Historically, the country in which a ship was registered could have a big impact on the working conditions aboard it. As more countries introduced legislation, flags of convenience became a useful loophole for those who wished to avoid laws and standards. The MLC sought to eliminate this practice with a “no more favourable treatment” clause, ensuring the vessels flying the flag of countries that have ratified the MLC were not left at a disadvantage. In practice, this strengthens the implementation of State control in ports of ratifying countries.

As a reminder… For any yacht that docks in a port belonging to one of the eighty MLC-ratified countries, any of the following articles can be subject to inspection by an authorised individual. Thanks to the ‘no more favourable treatment’ clause, this includes vessels flying the flag of a country that has not ratified the convention.

  • Minimum age of crew members – 16 in general and 18 for hazardous or night duties.
  • Seafarers’ employment agreements – all seafarers must have a clear contract, setting out the terms and conditions of their employment.
  • Use of any licensed or regulated private recruitment and placement service – the owner/operator must make this available to seafarers at no additional cost to them whilst they are on board.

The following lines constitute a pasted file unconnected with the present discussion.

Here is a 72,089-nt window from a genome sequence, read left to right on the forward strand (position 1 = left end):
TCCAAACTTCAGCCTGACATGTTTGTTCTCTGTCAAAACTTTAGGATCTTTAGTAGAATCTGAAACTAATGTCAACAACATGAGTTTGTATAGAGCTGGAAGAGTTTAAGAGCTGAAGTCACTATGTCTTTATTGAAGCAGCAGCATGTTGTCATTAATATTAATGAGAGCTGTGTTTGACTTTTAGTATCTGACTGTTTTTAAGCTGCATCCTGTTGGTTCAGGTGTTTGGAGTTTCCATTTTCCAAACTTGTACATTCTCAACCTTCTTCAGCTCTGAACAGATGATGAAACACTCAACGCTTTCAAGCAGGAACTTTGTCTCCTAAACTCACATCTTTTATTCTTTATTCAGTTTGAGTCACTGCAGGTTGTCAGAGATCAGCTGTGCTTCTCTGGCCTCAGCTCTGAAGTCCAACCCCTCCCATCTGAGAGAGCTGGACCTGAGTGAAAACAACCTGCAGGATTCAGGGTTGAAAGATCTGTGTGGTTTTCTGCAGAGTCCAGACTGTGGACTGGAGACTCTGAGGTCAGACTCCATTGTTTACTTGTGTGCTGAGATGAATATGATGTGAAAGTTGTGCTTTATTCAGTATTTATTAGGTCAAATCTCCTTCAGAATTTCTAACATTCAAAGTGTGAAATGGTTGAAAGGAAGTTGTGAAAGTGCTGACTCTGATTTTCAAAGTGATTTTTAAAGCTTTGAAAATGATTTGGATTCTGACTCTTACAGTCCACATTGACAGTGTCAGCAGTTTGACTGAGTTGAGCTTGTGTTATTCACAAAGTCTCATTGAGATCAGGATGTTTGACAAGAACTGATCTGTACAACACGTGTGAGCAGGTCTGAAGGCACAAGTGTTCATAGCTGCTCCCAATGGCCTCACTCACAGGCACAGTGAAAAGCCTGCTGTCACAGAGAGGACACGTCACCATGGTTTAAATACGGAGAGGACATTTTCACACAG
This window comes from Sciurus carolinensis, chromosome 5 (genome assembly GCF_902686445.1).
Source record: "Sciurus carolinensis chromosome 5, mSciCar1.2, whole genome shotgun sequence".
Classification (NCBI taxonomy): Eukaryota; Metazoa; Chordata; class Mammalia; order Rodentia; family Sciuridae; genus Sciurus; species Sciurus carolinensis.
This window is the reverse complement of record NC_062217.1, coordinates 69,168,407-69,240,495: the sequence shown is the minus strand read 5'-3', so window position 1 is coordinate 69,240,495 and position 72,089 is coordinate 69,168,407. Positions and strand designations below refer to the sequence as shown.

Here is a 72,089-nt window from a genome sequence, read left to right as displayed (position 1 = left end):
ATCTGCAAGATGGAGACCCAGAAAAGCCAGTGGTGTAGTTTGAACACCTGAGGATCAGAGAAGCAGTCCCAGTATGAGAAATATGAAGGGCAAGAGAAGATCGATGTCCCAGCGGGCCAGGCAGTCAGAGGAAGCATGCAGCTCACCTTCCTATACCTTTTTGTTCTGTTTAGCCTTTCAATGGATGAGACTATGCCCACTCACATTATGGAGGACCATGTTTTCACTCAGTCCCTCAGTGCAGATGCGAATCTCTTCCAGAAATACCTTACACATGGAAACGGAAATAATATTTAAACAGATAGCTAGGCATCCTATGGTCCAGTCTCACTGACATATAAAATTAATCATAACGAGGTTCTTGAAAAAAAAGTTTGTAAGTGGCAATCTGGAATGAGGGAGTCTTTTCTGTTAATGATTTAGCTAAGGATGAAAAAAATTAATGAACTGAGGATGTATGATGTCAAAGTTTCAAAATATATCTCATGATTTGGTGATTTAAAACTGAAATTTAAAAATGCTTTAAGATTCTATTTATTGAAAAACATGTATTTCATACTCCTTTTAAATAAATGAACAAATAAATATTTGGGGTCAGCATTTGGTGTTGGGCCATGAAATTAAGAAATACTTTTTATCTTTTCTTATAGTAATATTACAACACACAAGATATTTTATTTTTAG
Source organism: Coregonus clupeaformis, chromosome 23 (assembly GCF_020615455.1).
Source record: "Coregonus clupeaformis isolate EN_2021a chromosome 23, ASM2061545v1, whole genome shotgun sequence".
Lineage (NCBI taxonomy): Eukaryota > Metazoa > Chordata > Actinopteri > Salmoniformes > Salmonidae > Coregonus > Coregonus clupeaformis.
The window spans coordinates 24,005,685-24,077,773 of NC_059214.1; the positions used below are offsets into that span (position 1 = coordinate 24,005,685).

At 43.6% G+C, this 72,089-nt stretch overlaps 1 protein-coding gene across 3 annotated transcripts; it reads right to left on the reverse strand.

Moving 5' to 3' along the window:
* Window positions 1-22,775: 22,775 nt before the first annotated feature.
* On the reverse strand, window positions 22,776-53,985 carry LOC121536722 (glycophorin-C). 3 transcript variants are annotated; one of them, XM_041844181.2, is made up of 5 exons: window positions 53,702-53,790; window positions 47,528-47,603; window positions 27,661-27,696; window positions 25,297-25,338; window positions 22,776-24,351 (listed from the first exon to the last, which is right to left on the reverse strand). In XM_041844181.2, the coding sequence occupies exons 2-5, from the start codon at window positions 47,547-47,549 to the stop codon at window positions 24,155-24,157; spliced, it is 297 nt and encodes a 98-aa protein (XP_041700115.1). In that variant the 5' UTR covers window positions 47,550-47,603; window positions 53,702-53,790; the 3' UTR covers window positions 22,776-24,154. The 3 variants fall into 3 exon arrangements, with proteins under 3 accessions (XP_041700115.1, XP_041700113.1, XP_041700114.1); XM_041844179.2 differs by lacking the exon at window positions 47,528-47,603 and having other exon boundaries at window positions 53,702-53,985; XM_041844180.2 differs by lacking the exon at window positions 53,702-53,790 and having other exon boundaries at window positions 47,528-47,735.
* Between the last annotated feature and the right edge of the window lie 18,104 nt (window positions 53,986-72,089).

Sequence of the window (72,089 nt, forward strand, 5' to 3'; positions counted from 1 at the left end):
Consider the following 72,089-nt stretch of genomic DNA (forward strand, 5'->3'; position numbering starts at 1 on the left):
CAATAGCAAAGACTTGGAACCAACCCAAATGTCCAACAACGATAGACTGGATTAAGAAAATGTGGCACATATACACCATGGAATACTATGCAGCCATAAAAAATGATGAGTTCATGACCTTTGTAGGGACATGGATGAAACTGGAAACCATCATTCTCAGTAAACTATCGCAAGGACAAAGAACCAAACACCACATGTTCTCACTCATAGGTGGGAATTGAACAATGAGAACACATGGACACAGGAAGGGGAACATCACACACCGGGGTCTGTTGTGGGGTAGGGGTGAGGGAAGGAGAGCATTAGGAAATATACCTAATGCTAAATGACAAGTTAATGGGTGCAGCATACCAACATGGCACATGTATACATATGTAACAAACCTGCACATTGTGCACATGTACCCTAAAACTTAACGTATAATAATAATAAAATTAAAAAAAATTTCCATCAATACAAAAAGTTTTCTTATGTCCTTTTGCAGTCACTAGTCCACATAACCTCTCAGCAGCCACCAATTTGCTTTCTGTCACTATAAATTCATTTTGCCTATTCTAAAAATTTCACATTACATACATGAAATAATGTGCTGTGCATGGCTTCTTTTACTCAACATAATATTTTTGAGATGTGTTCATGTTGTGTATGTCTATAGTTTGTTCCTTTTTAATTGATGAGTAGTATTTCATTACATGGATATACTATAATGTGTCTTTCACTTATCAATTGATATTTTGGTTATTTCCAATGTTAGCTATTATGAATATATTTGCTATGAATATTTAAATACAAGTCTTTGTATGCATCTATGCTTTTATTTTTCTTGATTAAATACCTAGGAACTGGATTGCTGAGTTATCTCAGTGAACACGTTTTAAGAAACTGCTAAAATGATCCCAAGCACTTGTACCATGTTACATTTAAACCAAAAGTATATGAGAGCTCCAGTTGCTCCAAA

• Medical certification – all crew must be certified as medically fit to work at sea and to do the job they are employed to carry out.
  • Qualifications of seafarers – certification of seafarers, to demonstrate they have been trained and are qualified to do the work they are employed for.
  • Hours of work or rest – maximum hours of work/minimum hours of rest must be regulated.
  • Manning levels for the ship – to make sure there are enough crewmembers to safely carry out operations.
  • Accommodation – including the size available, area and headroom, plus the facilities available for crewmembers to use whilst on board.
  • On-board recreational facilities  – not applicable for yachts built prior to the MLC coming into force.
  • Food and catering – food and drink that is of good quality and ensures the proper nutritional, religious and cultural requirements of all crewmembers.
  • Health and safety and accident prevention – each vessel must provide a safe environment for crew to live and work.
  • On-board medical care – availability of adequate care when required.
  • On-board complaints procedure – proper process for handling any seafarer complaints whilst on board.
  • Payment of wages – monthly statement of wages and payment not less than every month.
  • The right to join a union and have collective representation.

These articles ensure that anyone working as a member of a yacht crew is protected by a set of minimum standards for their employment. They also have legal redress, when things go wrong, which sometimes they inevitably do. Ensuring that they are aware of the MLC’s standards for crew is not just about following the letter of the law, it’s also about being a responsible employer. Why should employment protection and welfare be compromised because someone works at sea, rather than on dry land?

*Dept for Transport Seafarer Statistics 2015.